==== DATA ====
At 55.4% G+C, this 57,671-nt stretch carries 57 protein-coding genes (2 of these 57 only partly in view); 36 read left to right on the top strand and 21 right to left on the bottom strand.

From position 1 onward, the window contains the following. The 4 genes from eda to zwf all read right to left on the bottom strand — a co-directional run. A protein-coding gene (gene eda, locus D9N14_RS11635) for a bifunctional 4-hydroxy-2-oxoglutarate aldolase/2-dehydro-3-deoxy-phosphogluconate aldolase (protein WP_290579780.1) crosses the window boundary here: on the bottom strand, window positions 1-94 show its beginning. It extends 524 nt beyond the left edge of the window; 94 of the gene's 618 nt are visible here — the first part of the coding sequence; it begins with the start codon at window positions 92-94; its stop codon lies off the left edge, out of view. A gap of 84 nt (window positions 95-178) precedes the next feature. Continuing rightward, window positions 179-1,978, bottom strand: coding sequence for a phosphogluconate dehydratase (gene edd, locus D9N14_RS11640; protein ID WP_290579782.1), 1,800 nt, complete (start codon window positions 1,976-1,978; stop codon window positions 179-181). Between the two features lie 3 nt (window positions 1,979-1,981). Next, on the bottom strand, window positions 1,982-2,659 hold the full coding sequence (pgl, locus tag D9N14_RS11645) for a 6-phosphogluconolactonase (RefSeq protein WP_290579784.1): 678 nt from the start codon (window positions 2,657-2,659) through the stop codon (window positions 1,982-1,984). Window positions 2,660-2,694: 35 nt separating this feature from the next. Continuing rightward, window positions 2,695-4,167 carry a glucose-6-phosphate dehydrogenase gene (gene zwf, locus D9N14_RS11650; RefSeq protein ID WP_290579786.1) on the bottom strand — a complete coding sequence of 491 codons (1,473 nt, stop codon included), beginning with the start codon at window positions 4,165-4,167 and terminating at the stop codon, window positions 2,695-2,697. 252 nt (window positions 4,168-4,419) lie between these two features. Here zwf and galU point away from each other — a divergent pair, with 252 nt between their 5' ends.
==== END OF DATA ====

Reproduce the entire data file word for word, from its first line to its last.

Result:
At 55.4% G+C, this 57,671-nt stretch carries 57 protein-coding genes (2 of these 57 only partly in view); 36 read left to right on the top strand and 21 right to left on the bottom strand.

From position 1 onward, the window contains the following. The 4 genes from eda to zwf all read right to left on the bottom strand — a co-directional run. A protein-coding gene (gene eda, locus D9N14_RS11635) for a bifunctional 4-hydroxy-2-oxoglutarate aldolase/2-dehydro-3-deoxy-phosphogluconate aldolase (protein WP_290579780.1) crosses the window boundary here: on the bottom strand, window positions 1-94 show its beginning. It extends 524 nt beyond the left edge of the window; 94 of the gene's 618 nt are visible here — the first part of the coding sequence; it begins with the start codon at window positions 92-94; its stop codon lies off the left edge, out of view. A gap of 84 nt (window positions 95-178) precedes the next feature. Continuing rightward, window positions 179-1,978, bottom strand: coding sequence for a phosphogluconate dehydratase (gene edd, locus D9N14_RS11640; protein ID WP_290579782.1), 1,800 nt, complete (start codon window positions 1,976-1,978; stop codon window positions 179-181). Between the two features lie 3 nt (window positions 1,979-1,981). Next, on the bottom strand, window positions 1,982-2,659 hold the full coding sequence (pgl, locus tag D9N14_RS11645) for a 6-phosphogluconolactonase (RefSeq protein WP_290579784.1): 678 nt from the start codon (window positions 2,657-2,659) through the stop codon (window positions 1,982-1,984). Window positions 2,660-2,694: 35 nt separating this feature from the next. Continuing rightward, window positions 2,695-4,167 carry a glucose-6-phosphate dehydrogenase gene (gene zwf, locus D9N14_RS11650; RefSeq protein ID WP_290579786.1) on the bottom strand — a complete coding sequence of 491 codons (1,473 nt, stop codon included), beginning with the start codon at window positions 4,165-4,167 and terminating at the stop codon, window positions 2,695-2,697. 252 nt (window positions 4,168-4,419) lie between these two features. Here zwf and galU point away from each other — a divergent pair, with 252 nt between their 5' ends.